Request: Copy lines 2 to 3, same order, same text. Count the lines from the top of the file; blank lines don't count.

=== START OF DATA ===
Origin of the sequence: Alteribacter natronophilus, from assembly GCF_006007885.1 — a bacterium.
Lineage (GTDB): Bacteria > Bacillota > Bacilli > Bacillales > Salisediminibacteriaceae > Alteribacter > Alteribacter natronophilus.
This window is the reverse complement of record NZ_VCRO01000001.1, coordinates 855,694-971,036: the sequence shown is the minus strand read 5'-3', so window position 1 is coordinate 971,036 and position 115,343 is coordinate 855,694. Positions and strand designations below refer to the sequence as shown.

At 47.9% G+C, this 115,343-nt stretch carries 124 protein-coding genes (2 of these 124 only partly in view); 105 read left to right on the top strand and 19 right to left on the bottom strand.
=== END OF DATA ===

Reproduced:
Lineage (GTDB): Bacteria > Bacillota > Bacilli > Bacillales > Salisediminibacteriaceae > Alteribacter > Alteribacter natronophilus.
This window is the reverse complement of record NZ_VCRO01000001.1, coordinates 855,694-971,036: the sequence shown is the minus strand read 5'-3', so window position 1 is coordinate 971,036 and position 115,343 is coordinate 855,694. Positions and strand designations below refer to the sequence as shown.